Credit Report Disputes Credit Score

How to Dispute a Hard Credit Inquiry

Written by John Ulzheimer

An inquiry is the term used in the world of credit reporting to describe the record of someone pulling or accessing a copy of your credit report. There are two type of inquiries; soft and hard. The actual record of the inquiry is very simple contains only two pieces of information. First, the inquiry shows the data of the access into your credit report. Second, the inquiry identifies the company or party that did the accessing.

Soft inquiries, such as those that occur when you check your own credit reports, are nothing to worry about from a credit score perspective because nobody sees them but you. However hard inquiries, such as those that occur when a lender checks your credit, do have the potential to negatively impact your credit scores. If you pull your credit reports (remember, that’s a soft inquiry) and discover hard inquiries that you do not recognize it can be somewhat upsetting. Your credit scores could potentially be damaged by inquiries that you did not authorize.

Because of your rights under the Fair Credit Reporting Act (FCRA) you are able dispute information on your credit reports which you believe to be incorrect or caused by fraudulent activity. This means that you have the right to dispute anything including accounts, collections, public records, and, you guessed it, inquiries. In fact, inquiries that you do not recognize should be disputed since they are sometimes a sign of identity theft. Here’s how…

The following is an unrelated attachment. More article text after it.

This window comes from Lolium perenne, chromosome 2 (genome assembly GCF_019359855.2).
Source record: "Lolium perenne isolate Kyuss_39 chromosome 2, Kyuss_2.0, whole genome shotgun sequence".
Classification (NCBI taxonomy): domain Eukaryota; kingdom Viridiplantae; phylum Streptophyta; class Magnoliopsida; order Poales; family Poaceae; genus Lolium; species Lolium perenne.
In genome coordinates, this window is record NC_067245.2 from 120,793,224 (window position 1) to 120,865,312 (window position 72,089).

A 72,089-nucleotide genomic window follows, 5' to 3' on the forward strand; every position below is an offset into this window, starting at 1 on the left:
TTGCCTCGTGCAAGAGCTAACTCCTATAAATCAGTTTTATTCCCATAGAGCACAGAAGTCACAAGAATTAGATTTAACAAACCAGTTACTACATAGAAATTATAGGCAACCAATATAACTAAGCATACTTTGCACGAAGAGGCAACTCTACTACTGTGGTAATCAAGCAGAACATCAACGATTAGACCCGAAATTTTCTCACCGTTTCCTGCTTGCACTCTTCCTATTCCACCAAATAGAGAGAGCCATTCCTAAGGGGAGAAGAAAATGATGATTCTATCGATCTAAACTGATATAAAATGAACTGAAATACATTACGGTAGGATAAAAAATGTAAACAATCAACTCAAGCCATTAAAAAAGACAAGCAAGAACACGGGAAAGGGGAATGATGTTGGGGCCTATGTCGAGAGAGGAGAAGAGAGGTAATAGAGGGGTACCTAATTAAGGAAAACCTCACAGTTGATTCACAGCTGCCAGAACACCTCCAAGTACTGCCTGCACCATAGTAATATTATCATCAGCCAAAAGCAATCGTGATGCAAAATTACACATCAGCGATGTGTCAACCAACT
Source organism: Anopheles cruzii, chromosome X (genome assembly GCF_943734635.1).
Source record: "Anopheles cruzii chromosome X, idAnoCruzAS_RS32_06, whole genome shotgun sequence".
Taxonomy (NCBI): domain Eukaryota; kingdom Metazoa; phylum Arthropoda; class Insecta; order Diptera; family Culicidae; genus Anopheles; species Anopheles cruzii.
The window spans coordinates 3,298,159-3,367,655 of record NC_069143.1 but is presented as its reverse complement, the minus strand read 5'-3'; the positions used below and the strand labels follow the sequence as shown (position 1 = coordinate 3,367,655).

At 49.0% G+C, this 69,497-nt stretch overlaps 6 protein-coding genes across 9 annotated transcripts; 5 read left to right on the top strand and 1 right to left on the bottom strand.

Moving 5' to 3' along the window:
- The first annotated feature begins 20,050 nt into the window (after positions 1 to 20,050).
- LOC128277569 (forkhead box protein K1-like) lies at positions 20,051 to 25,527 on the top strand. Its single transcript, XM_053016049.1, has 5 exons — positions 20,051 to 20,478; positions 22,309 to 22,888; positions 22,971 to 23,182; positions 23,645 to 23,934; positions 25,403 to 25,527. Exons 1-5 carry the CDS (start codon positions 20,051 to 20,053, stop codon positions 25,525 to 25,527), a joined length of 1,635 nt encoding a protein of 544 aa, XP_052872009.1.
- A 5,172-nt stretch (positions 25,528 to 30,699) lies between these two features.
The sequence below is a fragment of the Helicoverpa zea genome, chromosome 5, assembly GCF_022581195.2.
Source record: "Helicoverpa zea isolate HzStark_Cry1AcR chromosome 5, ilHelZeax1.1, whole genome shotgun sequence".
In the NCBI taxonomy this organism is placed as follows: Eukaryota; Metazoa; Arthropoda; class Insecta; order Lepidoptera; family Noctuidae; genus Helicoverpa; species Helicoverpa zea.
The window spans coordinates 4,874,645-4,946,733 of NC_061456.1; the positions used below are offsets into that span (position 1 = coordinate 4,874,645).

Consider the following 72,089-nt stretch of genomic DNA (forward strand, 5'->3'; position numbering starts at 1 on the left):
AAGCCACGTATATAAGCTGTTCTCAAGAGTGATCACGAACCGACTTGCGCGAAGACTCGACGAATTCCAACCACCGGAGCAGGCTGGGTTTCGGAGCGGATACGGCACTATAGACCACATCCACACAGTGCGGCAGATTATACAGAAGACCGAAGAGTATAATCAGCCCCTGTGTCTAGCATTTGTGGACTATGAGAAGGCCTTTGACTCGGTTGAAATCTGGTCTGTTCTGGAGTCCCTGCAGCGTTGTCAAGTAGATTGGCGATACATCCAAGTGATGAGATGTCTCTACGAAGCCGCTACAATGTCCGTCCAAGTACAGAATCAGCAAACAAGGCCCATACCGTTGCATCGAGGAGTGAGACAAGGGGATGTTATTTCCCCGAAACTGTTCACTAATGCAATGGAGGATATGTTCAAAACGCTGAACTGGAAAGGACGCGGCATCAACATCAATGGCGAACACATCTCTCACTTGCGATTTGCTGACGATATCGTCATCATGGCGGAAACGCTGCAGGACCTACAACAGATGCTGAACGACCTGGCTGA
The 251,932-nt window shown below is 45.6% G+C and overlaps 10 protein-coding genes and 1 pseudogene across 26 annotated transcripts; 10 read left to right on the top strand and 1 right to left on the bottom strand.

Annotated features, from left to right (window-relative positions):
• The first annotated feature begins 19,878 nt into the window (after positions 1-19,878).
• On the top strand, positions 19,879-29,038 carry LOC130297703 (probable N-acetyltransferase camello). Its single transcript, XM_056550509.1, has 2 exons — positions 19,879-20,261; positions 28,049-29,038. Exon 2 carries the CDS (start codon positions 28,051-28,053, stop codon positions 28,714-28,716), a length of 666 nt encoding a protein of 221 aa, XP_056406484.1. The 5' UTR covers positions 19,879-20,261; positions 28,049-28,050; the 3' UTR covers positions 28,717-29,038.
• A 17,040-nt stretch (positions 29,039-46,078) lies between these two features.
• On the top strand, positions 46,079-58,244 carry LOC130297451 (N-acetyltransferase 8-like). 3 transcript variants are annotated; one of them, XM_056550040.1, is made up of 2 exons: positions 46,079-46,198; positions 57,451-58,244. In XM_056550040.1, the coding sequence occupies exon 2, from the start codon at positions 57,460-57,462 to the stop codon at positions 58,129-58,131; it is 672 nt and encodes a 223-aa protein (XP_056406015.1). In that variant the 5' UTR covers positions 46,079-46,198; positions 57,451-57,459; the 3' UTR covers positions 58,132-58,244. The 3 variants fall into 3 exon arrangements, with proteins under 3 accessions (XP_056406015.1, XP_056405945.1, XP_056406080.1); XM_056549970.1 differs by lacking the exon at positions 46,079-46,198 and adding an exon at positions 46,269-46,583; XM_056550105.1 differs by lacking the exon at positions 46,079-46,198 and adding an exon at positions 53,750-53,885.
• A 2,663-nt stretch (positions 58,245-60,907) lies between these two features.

Dispute Process

The dispute process for a hard credit inquiry is essentially the same as any other type of credit dispute. In case you are not familiar with the credit dispute process afforded to you under the FCRA, here is a brief overview.

  1. Initiate the Dispute

    To begin the dispute process you have to notify the credit reporting agencies (CRAs) – Equifax, Trans Union, and/or Experian – that you disagree with information on your credit reports. You can initiate your dispute via mail, online, over the phone, or even by fax.

  2. The Investigation and Verification

    The CRAs contact the company (aka data furnisher) who is reporting the allegedly false information on your credit reports. The data furnisher either confirms the information is accurate or, if the data furnisher agrees that incorrect information is being reported, requests that the information be updated or deleted.

About the author

John Ulzheimer


  • Hello,my name is Eric and concerned about my score its all bad and I’ve never had a credit card one thing I’ve had was a phone and bill from version. That was 6 years ago and just recently applied at pep boys (on good).They haven’t updated my score.And can get them to I give my info and they don’t believe me. Help Thankyou Eric Knight

  • You guys are very good at what you do everything is so informitive i got my credit up fomr 612 to 668 ans 671 but cant get it ant hifher ans i did not do experian yet but thanks ill probably be calling you for morw boost have a nice day

  • I think you and I both know that disputing a hard inquiry with the credit bureaus is a waste of time. You have to dispute directly with the original creditors.

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